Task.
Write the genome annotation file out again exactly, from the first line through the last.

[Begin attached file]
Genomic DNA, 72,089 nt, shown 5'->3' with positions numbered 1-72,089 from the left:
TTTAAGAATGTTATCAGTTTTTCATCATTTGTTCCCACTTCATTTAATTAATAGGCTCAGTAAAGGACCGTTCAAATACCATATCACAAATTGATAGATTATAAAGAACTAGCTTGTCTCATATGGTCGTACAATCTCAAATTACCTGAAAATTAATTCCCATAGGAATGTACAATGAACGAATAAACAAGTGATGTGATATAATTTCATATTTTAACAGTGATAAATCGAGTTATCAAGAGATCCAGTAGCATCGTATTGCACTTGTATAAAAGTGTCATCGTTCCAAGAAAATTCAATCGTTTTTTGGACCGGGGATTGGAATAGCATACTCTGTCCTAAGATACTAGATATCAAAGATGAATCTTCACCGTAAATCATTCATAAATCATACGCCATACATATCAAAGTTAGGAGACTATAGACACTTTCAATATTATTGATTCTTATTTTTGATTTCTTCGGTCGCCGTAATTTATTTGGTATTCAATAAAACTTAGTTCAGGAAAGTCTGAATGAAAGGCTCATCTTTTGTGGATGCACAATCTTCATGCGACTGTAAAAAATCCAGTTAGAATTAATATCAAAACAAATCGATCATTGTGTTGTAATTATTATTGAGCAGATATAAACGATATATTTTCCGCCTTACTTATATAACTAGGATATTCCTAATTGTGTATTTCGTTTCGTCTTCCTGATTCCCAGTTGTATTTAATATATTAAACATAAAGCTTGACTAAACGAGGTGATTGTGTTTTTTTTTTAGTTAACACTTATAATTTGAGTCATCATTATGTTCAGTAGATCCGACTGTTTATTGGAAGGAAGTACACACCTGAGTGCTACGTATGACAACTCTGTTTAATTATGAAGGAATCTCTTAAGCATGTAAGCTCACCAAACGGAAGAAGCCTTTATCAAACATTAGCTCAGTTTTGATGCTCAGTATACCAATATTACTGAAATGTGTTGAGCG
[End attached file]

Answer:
Genomic DNA, 72,089 nt, shown 5'->3' with positions numbered 1-72,089 from the left:
TTTAAGAATGTTATCAGTTTTTCATCATTTGTTCCCACTTCATTTAATTAATAGGCTCAGTAAAGGACCGTTCAAATACCATATCACAAATTGATAGATTATAAAGAACTAGCTTGTCTCATATGGTCGTACAATCTCAAATTACCTGAAAATTAATTCCCATAGGAATGTACAATGAACGAATAAACAAGTGATGTGATATAATTTCATATTTTAACAGTGATAAATCGAGTTATCAAGAGATCCAGTAGCATCGTATTGCACTTGTATAAAAGTGTCATCGTTCCAAGAAAATTCAATCGTTTTTTGGACCGGGGATTGGAATAGCATACTCTGTCCTAAGATACTAGATATCAAAGATGAATCTTCACCGTAAATCATTCATAAATCATACGCCATACATATCAAAGTTAGGAGACTATAGACACTTTCAATATTATTGATTCTTATTTTTGATTTCTTCGGTCGCCGTAATTTATTTGGTATTCAATAAAACTTAGTTCAGGAAAGTCTGAATGAAAGGCTCATCTTTTGTGGATGCACAATCTTCATGCGACTGTAAAAAATCCAGTTAGAATTAATATCAAAACAAATCGATCATTGTGTTGTAATTATTATTGAGCAGATATAAACGATATATTTTCCGCCTTACTTATATAACTAGGATATTCCTAATTGTGTATTTCGTTTCGTCTTCCTGATTCCCAGTTGTATTTAATATATTAAACATAAAGCTTGACTAAACGAGGTGATTGTGTTTTTTTTTTAGTTAACACTTATAATTTGAGTCATCATTATGTTCAGTAGATCCGACTGTTTATTGGAAGGAAGTACACACCTGAGTGCTACGTATGACAACTCTGTTTAATTATGAAGGAATCTCTTAAGCATGTAAGCTCACCAAACGGAAGAAGCCTTTATCAAACATTAGCTCAGTTTTGATGCTCAGTATACCAATATTACTGAAATGTGTTGAGCG